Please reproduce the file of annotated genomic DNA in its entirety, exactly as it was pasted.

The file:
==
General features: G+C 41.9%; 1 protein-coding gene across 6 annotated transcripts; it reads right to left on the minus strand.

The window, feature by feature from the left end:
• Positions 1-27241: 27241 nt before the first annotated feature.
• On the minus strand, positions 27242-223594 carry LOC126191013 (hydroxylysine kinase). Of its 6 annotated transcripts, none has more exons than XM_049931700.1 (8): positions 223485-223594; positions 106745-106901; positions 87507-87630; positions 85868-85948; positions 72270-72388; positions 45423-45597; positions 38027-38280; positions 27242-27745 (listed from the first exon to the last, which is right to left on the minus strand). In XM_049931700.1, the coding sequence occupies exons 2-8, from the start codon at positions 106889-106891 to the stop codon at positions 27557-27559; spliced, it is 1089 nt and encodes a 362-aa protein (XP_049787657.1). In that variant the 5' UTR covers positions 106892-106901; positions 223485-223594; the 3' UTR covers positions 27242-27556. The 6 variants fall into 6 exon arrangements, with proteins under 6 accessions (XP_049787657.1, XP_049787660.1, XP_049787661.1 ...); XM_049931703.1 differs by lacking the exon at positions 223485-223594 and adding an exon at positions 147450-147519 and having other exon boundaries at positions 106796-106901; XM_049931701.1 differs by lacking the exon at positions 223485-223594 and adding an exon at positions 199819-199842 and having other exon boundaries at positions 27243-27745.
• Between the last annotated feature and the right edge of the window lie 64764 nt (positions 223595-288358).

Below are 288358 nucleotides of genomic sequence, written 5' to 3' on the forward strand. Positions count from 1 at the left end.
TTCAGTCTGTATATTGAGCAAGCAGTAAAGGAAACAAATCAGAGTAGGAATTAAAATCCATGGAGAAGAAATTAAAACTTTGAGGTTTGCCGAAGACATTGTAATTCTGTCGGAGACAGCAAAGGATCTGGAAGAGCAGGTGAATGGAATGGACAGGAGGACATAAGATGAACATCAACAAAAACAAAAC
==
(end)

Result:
General features: G+C 41.9%; 1 protein-coding gene across 6 annotated transcripts; it reads right to left on the minus strand.

The window, feature by feature from the left end:
• Positions 1-27241: 27241 nt before the first annotated feature.
• On the minus strand, positions 27242-223594 carry LOC126191013 (hydroxylysine kinase). Of its 6 annotated transcripts, none has more exons than XM_049931700.1 (8): positions 223485-223594; positions 106745-106901; positions 87507-87630; positions 85868-85948; positions 72270-72388; positions 45423-45597; positions 38027-38280; positions 27242-27745 (listed from the first exon to the last, which is right to left on the minus strand). In XM_049931700.1, the coding sequence occupies exons 2-8, from the start codon at positions 106889-106891 to the stop codon at positions 27557-27559; spliced, it is 1089 nt and encodes a 362-aa protein (XP_049787657.1). In that variant the 5' UTR covers positions 106892-106901; positions 223485-223594; the 3' UTR covers positions 27242-27556. The 6 variants fall into 6 exon arrangements, with proteins under 6 accessions (XP_049787657.1, XP_049787660.1, XP_049787661.1 ...); XM_049931703.1 differs by lacking the exon at positions 223485-223594 and adding an exon at positions 147450-147519 and having other exon boundaries at positions 106796-106901; XM_049931701.1 differs by lacking the exon at positions 223485-223594 and adding an exon at positions 199819-199842 and having other exon boundaries at positions 27243-27745.
• Between the last annotated feature and the right edge of the window lie 64764 nt (positions 223595-288358).

Below are 288358 nucleotides of genomic sequence, written 5' to 3' on the forward strand. Positions count from 1 at the left end.
TTCAGTCTGTATATTGAGCAAGCAGTAAAGGAAACAAATCAGAGTAGGAATTAAAATCCATGGAGAAGAAATTAAAACTTTGAGGTTTGCCGAAGACATTGTAATTCTGTCGGAGACAGCAAAGGATCTGGAAGAGCAGGTGAATGGAATGGACAGGAGGACATAAGATGAACATCAACAAAAACAAAAC